Penn Museum researchers have rediscovered a 6,500-year-old skeleton of a man they have named "Noah" because he is said to have lived after a massive flood in ancient Ur.
Hidden away in a box in the Philadelphia museum's basement for 85 years, the skeleton was originally discovered during a dig that took place between 1929 and 1930, Live Science reported.
The remains, which were found in modern-day Iraq, once called Ur, had no identifying numbers or catalog card and were found as part of a move to digitalize the institution's old records.
The man is believed to have lived after a massive flood in Ur as indicated by geographical evidence. He was likely around 50 years old and stood between 5 feet 8 inches to 5 feet 10 inches tall. With newer research, scientists may be able to discover much more about the skeleton than when it was originally unearthed.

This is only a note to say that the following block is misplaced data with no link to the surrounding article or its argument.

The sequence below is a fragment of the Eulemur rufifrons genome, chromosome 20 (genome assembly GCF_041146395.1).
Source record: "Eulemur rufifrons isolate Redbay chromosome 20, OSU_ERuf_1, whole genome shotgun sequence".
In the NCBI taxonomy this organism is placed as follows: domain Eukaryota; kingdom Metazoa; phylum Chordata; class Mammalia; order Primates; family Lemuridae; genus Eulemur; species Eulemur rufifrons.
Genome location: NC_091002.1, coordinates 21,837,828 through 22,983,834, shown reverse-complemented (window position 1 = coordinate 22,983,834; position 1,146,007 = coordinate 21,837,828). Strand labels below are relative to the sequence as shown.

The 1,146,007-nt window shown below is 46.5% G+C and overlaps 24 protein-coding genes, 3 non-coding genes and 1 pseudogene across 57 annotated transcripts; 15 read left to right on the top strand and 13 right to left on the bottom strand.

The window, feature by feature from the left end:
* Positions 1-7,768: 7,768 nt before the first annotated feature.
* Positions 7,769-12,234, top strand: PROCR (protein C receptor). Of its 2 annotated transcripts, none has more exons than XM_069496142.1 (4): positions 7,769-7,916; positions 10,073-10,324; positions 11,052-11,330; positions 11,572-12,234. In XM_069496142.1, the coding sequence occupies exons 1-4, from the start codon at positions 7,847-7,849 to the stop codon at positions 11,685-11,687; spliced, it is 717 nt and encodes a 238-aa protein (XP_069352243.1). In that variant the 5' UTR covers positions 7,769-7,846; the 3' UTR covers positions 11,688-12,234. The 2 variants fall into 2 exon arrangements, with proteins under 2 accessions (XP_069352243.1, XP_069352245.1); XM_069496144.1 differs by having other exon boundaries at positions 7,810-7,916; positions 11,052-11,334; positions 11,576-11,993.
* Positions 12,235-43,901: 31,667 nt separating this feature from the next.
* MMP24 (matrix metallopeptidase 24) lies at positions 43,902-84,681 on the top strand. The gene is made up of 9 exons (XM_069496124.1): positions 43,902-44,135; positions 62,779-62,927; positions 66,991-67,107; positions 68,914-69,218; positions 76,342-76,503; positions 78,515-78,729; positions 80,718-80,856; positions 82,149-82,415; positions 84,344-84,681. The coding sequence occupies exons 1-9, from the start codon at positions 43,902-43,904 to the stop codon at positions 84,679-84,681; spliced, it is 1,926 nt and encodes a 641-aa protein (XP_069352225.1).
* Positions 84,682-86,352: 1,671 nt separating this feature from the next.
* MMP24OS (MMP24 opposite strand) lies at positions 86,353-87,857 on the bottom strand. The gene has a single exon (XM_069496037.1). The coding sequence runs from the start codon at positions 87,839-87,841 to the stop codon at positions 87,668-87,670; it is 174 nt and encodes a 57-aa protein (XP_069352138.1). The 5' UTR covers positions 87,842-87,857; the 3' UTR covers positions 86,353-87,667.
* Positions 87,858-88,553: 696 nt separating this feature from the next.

The same excavation is renowned for finding the Mesopotamian "royal cemetery" that yielded hundreds of graves and 16 tombs full of artifacts. During the 1929 and 1930 excavations, Sir Leonard Woolley and a team of archaeologists from the Penn and British Museums additionally found graves that were around 2,000 years older than the royal burial ground.
The 48 older graves have been dated to between 5500 B.C. and 4000 B.C., which is known as the Ubaid period. Woolley opted to bring back just one skeleton from the site-the remains recently recovered in the Penn Museum basement.
The Ur skeleton was included on a list of artifacts, but it was nowhere to be found when William Hatford, the project manager in charge of digitalizing the museum's records, came across the entry. Janet Monge, the institution's curator of physical anthropology, remembered the mysterious box and then identified the skeleton as Woolley and his team's find.
Researchers hope to learn more about the diet, trauma, ancestral origins and diseases of the population through new analysis of the skeleton.